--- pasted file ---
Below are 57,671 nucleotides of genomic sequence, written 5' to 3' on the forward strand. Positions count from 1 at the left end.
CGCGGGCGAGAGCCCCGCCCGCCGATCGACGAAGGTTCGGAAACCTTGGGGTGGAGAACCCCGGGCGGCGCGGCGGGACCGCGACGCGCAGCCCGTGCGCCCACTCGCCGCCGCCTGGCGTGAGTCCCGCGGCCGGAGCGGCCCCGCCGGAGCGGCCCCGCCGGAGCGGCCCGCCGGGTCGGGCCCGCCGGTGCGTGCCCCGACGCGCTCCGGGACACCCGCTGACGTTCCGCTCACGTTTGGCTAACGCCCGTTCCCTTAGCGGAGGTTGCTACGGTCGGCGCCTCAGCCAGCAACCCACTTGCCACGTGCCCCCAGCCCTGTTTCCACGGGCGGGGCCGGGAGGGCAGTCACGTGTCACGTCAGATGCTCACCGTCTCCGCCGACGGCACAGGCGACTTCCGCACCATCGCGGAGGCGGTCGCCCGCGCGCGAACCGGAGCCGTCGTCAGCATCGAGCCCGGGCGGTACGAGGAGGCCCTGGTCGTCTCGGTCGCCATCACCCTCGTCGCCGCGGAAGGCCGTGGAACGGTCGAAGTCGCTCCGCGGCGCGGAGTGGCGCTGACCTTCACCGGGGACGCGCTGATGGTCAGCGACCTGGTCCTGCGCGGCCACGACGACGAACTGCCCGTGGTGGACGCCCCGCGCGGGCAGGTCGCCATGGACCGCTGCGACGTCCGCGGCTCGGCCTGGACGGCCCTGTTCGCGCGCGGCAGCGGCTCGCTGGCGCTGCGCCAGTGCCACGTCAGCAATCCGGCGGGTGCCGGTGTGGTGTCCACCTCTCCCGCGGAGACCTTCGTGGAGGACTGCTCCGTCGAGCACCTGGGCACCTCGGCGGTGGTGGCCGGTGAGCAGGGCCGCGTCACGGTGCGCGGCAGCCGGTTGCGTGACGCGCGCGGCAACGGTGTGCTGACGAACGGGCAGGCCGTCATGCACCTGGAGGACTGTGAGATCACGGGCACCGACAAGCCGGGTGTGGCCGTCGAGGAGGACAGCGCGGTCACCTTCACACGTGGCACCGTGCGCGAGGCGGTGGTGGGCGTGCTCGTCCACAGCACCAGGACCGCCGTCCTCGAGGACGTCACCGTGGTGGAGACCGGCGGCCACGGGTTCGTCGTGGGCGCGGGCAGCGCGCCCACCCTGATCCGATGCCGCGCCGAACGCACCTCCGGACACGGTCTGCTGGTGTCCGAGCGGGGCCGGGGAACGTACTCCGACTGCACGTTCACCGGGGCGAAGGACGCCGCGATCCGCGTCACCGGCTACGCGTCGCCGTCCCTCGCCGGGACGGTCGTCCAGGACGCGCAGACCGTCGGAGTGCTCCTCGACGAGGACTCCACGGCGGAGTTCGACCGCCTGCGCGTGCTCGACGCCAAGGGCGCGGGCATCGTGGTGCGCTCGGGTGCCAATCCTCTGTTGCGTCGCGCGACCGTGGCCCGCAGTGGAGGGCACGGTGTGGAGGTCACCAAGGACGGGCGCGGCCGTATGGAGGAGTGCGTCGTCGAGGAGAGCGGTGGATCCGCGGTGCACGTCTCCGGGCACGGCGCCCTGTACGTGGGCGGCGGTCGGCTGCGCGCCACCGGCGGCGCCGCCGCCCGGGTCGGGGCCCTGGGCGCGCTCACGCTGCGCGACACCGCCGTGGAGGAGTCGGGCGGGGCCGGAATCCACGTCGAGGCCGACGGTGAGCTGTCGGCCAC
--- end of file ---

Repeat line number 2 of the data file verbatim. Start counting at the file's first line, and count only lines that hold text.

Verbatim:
CGCGGGCGAGAGCCCCGCCCGCCGATCGACGAAGGTTCGGAAACCTTGGGGTGGAGAACCCCGGGCGGCGCGGCGGGACCGCGACGCGCAGCCCGTGCGCCCACTCGCCGCCGCCTGGCGTGAGTCCCGCGGCCGGAGCGGCCCCGCCGGAGCGGCCCCGCCGGAGCGGCCCGCCGGGTCGGGCCCGCCGGTGCGTGCCCCGACGCGCTCCGGGACACCCGCTGACGTTCCGCTCACGTTTGGCTAACGCCCGTTCCCTTAGCGGAGGTTGCTACGGTCGGCGCCTCAGCCAGCAACCCACTTGCCACGTGCCCCCAGCCCTGTTTCCACGGGCGGGGCCGGGAGGGCAGTCACGTGTCACGTCAGATGCTCACCGTCTCCGCCGACGGCACAGGCGACTTCCGCACCATCGCGGAGGCGGTCGCCCGCGCGCGAACCGGAGCCGTCGTCAGCATCGAGCCCGGGCGGTACGAGGAGGCCCTGGTCGTCTCGGTCGCCATCACCCTCGTCGCCGCGGAAGGCCGTGGAACGGTCGAAGTCGCTCCGCGGCGCGGAGTGGCGCTGACCTTCACCGGGGACGCGCTGATGGTCAGCGACCTGGTCCTGCGCGGCCACGACGACGAACTGCCCGTGGTGGACGCCCCGCGCGGGCAGGTCGCCATGGACCGCTGCGACGTCCGCGGCTCGGCCTGGACGGCCCTGTTCGCGCGCGGCAGCGGCTCGCTGGCGCTGCGCCAGTGCCACGTCAGCAATCCGGCGGGTGCCGGTGTGGTGTCCACCTCTCCCGCGGAGACCTTCGTGGAGGACTGCTCCGTCGAGCACCTGGGCACCTCGGCGGTGGTGGCCGGTGAGCAGGGCCGCGTCACGGTGCGCGGCAGCCGGTTGCGTGACGCGCGCGGCAACGGTGTGCTGACGAACGGGCAGGCCGTCATGCACCTGGAGGACTGTGAGATCACGGGCACCGACAAGCCGGGTGTGGCCGTCGAGGAGGACAGCGCGGTCACCTTCACACGTGGCACCGTGCGCGAGGCGGTGGTGGGCGTGCTCGTCCACAGCACCAGGACCGCCGTCCTCGAGGACGTCACCGTGGTGGAGACCGGCGGCCACGGGTTCGTCGTGGGCGCGGGCAGCGCGCCCACCCTGATCCGATGCCGCGCCGAACGCACCTCCGGACACGGTCTGCTGGTGTCCGAGCGGGGCCGGGGAACGTACTCCGACTGCACGTTCACCGGGGCGAAGGACGCCGCGATCCGCGTCACCGGCTACGCGTCGCCGTCCCTCGCCGGGACGGTCGTCCAGGACGCGCAGACCGTCGGAGTGCTCCTCGACGAGGACTCCACGGCGGAGTTCGACCGCCTGCGCGTGCTCGACGCCAAGGGCGCGGGCATCGTGGTGCGCTCGGGTGCCAATCCTCTGTTGCGTCGCGCGACCGTGGCCCGCAGTGGAGGGCACGGTGTGGAGGTCACCAAGGACGGGCGCGGCCGTATGGAGGAGTGCGTCGTCGAGGAGAGCGGTGGATCCGCGGTGCACGTCTCCGGGCACGGCGCCCTGTACGTGGGCGGCGGTCGGCTGCGCGCCACCGGCGGCGCCGCCGCCCGGGTCGGGGCCCTGGGCGCGCTCACGCTGCGCGACACCGCCGTGGAGGAGTCGGGCGGGGCCGGAATCCACGTCGAGGCCGACGGTGAGCTGTCGGCCAC